The Pakistan Bar Council on Thursday announced that it would hold an all-parties conference next month to discuss a host of issues including the country’s accountability law as the current PTI-led government was apparently running on call-up notices issued by the top anti-graft body.
The “lack of merit” in the appointment of judges will also be taken up at the meeting.
“The space for freedom of expression is continuously shrinking in the country,” PBC Vice Chairman Abid Saqi said at a news conference, accompanied by Supreme Court Bar Association Qalbe Hassan.
The PBC official expressed his concerns over the procedure for judges' appointment, which he maintained negated the spirit of Article 175-A of the Constitution.
He added that the role the parliamentary committee in the judges' appointment had also been minimised.
“Common people are suffering as judges are not being appointed on merit.”
Saqi said all political parties would also be invited to attend the conference.
The law governing the National Accountability Bureau, the Financial Action Task Force legislation, freedom of expression and the extension of the army chief’s tenure would also be discussed during the meeting. “A national charter of demands would be presented in the APC,” Saqi added.
The PBC official announced that announced that elections of all five bar councils would be held on November 14.
“Biometric voting system would be used in the elections of all bar associations and councils,” he explained.
“The system would be installed at all bars before the elections.”
Saqi said the Supreme Court should dispose of the 45,000 cases pending before it. He also pledged that the bar would continue supporting Supreme Court judge Qazi Faez Isa. “The bar already filed a review petition against the short order of the Supreme Court [in the Justice Isa case].”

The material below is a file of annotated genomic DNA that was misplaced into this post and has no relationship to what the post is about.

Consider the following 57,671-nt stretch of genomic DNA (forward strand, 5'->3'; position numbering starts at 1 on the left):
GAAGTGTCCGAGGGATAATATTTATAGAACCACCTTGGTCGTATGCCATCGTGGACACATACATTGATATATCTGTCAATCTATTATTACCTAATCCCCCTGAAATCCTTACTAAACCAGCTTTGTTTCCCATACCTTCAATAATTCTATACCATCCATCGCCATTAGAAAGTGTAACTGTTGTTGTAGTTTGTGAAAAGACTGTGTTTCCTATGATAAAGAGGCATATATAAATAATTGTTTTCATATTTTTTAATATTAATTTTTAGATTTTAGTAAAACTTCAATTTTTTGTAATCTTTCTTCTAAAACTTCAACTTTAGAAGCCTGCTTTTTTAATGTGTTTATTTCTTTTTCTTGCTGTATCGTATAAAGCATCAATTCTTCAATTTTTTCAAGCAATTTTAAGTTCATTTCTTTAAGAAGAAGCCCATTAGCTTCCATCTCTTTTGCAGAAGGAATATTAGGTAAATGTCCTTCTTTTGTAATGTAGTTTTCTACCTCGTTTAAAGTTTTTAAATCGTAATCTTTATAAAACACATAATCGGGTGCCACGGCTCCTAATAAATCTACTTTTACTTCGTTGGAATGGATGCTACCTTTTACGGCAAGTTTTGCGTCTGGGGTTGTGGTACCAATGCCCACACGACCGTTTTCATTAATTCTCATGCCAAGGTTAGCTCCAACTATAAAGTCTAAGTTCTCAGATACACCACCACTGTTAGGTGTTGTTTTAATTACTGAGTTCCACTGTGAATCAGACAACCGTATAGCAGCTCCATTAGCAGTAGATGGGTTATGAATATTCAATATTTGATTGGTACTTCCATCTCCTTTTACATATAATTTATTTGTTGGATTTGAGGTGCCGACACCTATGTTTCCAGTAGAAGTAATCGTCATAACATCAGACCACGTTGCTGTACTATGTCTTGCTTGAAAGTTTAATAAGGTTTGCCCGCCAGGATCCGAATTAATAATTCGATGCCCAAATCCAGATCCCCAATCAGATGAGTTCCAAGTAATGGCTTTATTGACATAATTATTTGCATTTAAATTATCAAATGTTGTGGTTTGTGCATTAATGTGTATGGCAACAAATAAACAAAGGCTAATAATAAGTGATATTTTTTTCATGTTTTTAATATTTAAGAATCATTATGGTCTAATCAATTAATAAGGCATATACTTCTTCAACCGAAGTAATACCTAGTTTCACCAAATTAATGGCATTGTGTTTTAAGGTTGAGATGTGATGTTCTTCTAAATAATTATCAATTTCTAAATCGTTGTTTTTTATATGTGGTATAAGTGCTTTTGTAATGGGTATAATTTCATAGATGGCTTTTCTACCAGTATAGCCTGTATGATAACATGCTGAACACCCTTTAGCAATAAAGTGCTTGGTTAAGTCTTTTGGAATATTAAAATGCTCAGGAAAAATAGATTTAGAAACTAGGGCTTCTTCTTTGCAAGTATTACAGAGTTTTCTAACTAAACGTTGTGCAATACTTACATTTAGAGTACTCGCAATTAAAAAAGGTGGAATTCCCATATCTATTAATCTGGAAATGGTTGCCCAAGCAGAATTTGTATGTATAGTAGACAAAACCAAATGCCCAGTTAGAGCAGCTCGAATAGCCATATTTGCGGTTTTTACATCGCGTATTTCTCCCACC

Earlier, the PBC, the provincial bar councils and the Islamabad Bar Council had demanded that the NAB chairman should resign after the apex court’s verdict in Khawaja brothers bail plea case.
The apex court raised serious questions about authority of the NAB chairman to appoint directors-general at the top graft buster.
The court noted that people were rotting in jails due to the incompetence of NAB officers.
The bench questioned as to how the NAB chairman was appointing senior officials in violation of the law and Constitution, adding that Section 28 of the National Accountability Ordinance (NAO) 1999 was violating Article 240 of the Constitution.
The court in its 87-page order observed that accountability laws were “successfully employed” in the country as tools to change political loyalties and for splintering and fracturing political parties.
"Pygmies were selected, nurtured, promoted, and brought to prominence and power. People with notorious backgrounds and criminal credentials were thrust to rule us in various capacities with predictable results,” it read.